What is in this article?:
- Smart School Furniture
- Furniture Assets Under Scrutiny
Refinishing furniture can be a good solution for residence halls on a tight budget.
Practical, cost-effective and sustainable, school furniture refinishing has many benefits for education institutions with tight budgets and a commitment to sustainability. Refinishing keeps structurally sound pieces out of crowded landfills, giving students high-quality, long-lasting furniture for a fraction of the cost of new purchases.
On dozens of campuses, summer marks the beginning of construction season. During the past summer, building projects ranged from relatively small, such as the $3 million renovation of a chapel roof at Bates College in Lewiston, Maine, to massive programs such as the $864 million expansion of the University of Connecticut Health Center in Farmington. At the University of Southern California in Los Angeles, USC also stands for the "University of Summer Construction;" the campus had 51 different construction projects underway, all slated for completion before the beginning of the fall semester.
In the budget
In virtually all of these building programs, schools have budgeted for new furnishings. But in older buildings, particularly for student residence halls, the decision to buy new school furniture or refurbish existing furniture assets is more complex. The evaluation must take into account variables such as the condition of furniture, its usage patterns, the rate of wear and tear, and even the building’s location and floor plan. And budget constraints always must be a factor in deciding whether to buy new or refinish existing furniture.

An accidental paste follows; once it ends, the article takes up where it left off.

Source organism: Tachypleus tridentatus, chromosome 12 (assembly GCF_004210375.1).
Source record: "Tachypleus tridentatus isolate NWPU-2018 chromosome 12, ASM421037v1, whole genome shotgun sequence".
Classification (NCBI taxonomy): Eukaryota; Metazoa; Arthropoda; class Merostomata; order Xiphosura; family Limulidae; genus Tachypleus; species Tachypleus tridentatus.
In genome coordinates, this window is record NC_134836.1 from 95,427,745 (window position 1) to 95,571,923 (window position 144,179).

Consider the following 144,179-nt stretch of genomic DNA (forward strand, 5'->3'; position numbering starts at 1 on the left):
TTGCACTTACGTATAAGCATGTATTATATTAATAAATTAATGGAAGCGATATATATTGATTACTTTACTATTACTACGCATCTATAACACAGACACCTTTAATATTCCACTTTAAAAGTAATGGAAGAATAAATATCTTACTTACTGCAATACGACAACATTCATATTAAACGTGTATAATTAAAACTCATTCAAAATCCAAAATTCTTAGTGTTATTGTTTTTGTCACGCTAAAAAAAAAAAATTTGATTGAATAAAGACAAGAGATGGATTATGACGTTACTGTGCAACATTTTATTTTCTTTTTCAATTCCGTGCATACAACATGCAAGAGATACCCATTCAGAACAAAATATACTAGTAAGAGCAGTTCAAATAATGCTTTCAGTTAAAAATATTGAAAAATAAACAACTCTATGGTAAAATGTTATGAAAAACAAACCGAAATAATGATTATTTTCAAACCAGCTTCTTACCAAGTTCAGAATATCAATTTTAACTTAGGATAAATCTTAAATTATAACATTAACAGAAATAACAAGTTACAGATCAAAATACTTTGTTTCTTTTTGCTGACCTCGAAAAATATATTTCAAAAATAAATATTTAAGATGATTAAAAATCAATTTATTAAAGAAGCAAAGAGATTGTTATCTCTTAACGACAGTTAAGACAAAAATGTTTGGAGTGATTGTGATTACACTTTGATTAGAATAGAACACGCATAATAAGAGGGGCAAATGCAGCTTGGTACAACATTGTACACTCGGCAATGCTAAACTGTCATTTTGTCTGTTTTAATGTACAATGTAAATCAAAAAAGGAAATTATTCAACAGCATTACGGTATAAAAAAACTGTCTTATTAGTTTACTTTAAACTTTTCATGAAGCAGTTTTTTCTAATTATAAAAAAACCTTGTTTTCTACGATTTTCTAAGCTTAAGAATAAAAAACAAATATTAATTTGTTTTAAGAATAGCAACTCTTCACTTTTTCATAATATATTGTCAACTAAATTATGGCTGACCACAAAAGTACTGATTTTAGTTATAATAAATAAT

Another important factor is the increasing awareness and concern for the impact of new school furniture production on the environment—from harvesting sustainably grown wood products to the use of non-toxic adhesives.
Colleges and universities are among the leading drivers of the sustainability movement. The founding of the Association for the Advancement of Sustainability in Higher Education (AASHE) in 2005 was a landmark event in helping colleges and universities coordinate and strengthen campus sustainability efforts. The association also serves as the first North American professional association for those interested in advancing campus sustainability. By the end of 2010, AASHE had 839 members, and the number continues to grow.
AASHE is not the only organization to influence sustainability efforts at colleges and universities. The U.S. Partnership of Education for Sustainable Development also was founded in 2005, with a mission "to leverage the U.N. Decade of Education for Sustainable Development to foster education for sustainable development in the United States."